When it comes to private equity, having an exit strategy is critical. The left chart shows the most common exit strategies: secondary buyouts, in which another sponsor purchases the target company; IPOs, in which the target company goes from private to public; and corporate acquisitions, in which another company purchases the target company. Recessionary and post-recessionary periods tend to be a suboptimal time to crystalize the most gains through an exit. However, as the cycle progresses, exits pick up, with corporate acquisitions being one of the most popular routes. However, the secondary market also ramps up later in the cycle, particularly as fewer opportunities are available. In 2020, overall exits have fallen, but the IPO market has picked up strongly in the second half of the year.
Another exit strategy that has had a resurgence in popularity is SPAC (special purpose acquisition company) IPOs, as shown on the chart on the right. Although IPOs and direct listings are typically more popular avenues, they are challenged during times of market distress and price declines. SPACs, often called “blank-check vehicles” IPO before they have a target, raise capital based on the expertise and reputation of the manager, and then acquire a target through a reverse merger with the money raised through the IPO. It is somewhat similar to raising money through a closed-end fund in the beginning.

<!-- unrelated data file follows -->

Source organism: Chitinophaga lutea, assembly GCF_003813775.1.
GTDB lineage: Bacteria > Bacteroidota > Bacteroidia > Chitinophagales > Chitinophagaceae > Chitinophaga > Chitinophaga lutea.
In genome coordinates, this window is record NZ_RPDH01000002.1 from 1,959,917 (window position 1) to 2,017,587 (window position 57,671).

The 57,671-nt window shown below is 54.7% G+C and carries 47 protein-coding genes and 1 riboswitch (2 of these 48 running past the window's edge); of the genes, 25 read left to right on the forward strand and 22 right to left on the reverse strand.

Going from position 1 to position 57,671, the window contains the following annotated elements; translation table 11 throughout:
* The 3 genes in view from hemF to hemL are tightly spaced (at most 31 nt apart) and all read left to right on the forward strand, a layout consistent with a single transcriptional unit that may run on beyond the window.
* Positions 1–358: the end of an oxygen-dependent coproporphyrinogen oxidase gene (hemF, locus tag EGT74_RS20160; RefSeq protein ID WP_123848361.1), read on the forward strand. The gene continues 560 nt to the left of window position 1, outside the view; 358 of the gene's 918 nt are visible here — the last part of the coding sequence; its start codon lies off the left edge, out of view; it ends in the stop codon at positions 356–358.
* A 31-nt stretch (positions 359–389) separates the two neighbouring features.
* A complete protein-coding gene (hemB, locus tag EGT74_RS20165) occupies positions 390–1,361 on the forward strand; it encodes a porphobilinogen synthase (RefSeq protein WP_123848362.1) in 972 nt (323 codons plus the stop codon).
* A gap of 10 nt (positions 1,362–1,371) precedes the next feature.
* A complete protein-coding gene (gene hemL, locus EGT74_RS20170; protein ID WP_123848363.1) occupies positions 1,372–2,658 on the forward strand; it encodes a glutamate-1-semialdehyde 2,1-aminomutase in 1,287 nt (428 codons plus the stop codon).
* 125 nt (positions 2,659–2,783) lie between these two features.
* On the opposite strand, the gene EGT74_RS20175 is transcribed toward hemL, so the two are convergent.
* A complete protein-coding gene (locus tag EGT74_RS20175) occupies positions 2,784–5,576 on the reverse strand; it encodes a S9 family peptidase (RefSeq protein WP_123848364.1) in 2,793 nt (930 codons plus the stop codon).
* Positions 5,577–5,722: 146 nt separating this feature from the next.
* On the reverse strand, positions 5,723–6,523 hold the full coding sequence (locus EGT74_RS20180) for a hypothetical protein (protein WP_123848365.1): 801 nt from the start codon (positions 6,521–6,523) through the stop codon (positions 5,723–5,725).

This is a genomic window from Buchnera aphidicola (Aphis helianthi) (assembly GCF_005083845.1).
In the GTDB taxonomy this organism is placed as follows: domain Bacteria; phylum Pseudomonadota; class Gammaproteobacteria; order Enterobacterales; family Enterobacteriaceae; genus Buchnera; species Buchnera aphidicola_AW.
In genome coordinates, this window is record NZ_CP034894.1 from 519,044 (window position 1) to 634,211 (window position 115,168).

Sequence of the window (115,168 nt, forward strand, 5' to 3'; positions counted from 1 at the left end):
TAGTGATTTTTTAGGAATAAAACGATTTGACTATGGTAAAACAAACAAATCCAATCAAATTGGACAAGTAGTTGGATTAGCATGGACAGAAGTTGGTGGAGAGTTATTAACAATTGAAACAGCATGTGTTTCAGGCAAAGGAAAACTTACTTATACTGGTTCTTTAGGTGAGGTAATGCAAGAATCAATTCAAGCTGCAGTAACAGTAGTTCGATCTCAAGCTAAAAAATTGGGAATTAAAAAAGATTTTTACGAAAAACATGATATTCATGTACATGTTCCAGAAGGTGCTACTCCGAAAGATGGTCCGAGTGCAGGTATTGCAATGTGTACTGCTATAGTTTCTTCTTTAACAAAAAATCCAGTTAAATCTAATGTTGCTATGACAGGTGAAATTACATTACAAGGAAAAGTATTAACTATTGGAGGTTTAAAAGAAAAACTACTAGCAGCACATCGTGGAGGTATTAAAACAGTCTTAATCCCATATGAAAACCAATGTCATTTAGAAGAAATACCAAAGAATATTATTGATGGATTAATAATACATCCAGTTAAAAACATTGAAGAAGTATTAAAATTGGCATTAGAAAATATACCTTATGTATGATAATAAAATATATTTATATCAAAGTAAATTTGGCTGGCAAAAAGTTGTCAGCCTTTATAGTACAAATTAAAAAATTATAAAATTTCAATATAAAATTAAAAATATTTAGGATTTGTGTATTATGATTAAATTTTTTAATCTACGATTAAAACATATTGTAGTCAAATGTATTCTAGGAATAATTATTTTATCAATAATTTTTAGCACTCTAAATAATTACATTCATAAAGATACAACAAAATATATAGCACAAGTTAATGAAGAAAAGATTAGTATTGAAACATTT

SPACs offer private companies the ability to raise capital during their transition to public markets, helpful during distressed markets. However, SPAC IPOs ultimately tend to be nearly as costly as traditional IPOs, may only bring a company to market a few months faster, and have a track record of poor performance. Since 2015, non-SPAC IPOs have returned 37.2% on average while the 89 SPACs to complete a deal have returned -18.8% on average as of July 24, 2020. This is attributed to looser governance and less valuation orientation. However, now that market calm has been restored, the SPAC spotlight may begin to fade.